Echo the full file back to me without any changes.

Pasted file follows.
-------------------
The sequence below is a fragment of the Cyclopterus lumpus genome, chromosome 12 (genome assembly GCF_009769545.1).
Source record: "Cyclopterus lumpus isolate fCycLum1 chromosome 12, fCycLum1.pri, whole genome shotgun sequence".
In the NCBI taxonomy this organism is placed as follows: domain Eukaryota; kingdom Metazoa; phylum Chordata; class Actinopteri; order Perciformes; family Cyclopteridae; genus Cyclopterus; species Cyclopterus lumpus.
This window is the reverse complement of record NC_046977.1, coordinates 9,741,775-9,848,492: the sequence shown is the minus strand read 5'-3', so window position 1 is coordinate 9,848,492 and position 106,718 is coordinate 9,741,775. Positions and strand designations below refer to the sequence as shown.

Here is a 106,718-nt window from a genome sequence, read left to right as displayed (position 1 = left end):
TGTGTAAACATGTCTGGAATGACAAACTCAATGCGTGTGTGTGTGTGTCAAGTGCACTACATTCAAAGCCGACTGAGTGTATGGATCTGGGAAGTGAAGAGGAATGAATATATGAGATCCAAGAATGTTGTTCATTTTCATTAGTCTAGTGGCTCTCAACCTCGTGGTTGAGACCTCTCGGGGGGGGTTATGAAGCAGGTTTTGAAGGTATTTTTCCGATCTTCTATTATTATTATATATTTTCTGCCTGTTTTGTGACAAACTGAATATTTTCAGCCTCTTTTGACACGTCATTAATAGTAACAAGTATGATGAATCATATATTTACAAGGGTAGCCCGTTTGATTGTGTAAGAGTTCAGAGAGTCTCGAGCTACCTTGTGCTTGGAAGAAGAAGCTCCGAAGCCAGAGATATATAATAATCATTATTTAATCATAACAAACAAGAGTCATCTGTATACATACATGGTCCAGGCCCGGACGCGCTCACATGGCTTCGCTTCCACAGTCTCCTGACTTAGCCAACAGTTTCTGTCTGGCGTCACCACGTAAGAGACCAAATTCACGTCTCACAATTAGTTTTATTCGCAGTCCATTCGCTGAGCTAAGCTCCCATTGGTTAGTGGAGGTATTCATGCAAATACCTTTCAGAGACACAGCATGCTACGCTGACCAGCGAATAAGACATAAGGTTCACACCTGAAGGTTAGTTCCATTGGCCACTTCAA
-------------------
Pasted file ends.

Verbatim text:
The sequence below is a fragment of the Cyclopterus lumpus genome, chromosome 12 (genome assembly GCF_009769545.1).
Source record: "Cyclopterus lumpus isolate fCycLum1 chromosome 12, fCycLum1.pri, whole genome shotgun sequence".
In the NCBI taxonomy this organism is placed as follows: domain Eukaryota; kingdom Metazoa; phylum Chordata; class Actinopteri; order Perciformes; family Cyclopteridae; genus Cyclopterus; species Cyclopterus lumpus.
This window is the reverse complement of record NC_046977.1, coordinates 9,741,775-9,848,492: the sequence shown is the minus strand read 5'-3', so window position 1 is coordinate 9,848,492 and position 106,718 is coordinate 9,741,775. Positions and strand designations below refer to the sequence as shown.

Here is a 106,718-nt window from a genome sequence, read left to right as displayed (position 1 = left end):
TGTGTAAACATGTCTGGAATGACAAACTCAATGCGTGTGTGTGTGTGTCAAGTGCACTACATTCAAAGCCGACTGAGTGTATGGATCTGGGAAGTGAAGAGGAATGAATATATGAGATCCAAGAATGTTGTTCATTTTCATTAGTCTAGTGGCTCTCAACCTCGTGGTTGAGACCTCTCGGGGGGGGTTATGAAGCAGGTTTTGAAGGTATTTTTCCGATCTTCTATTATTATTATATATTTTCTGCCTGTTTTGTGACAAACTGAATATTTTCAGCCTCTTTTGACACGTCATTAATAGTAACAAGTATGATGAATCATATATTTACAAGGGTAGCCCGTTTGATTGTGTAAGAGTTCAGAGAGTCTCGAGCTACCTTGTGCTTGGAAGAAGAAGCTCCGAAGCCAGAGATATATAATAATCATTATTTAATCATAACAAACAAGAGTCATCTGTATACATACATGGTCCAGGCCCGGACGCGCTCACATGGCTTCGCTTCCACAGTCTCCTGACTTAGCCAACAGTTTCTGTCTGGCGTCACCACGTAAGAGACCAAATTCACGTCTCACAATTAGTTTTATTCGCAGTCCATTCGCTGAGCTAAGCTCCCATTGGTTAGTGGAGGTATTCATGCAAATACCTTTCAGAGACACAGCATGCTACGCTGACCAGCGAATAAGACATAAGGTTCACACCTGAAGGTTAGTTCCATTGGCCACTTCAA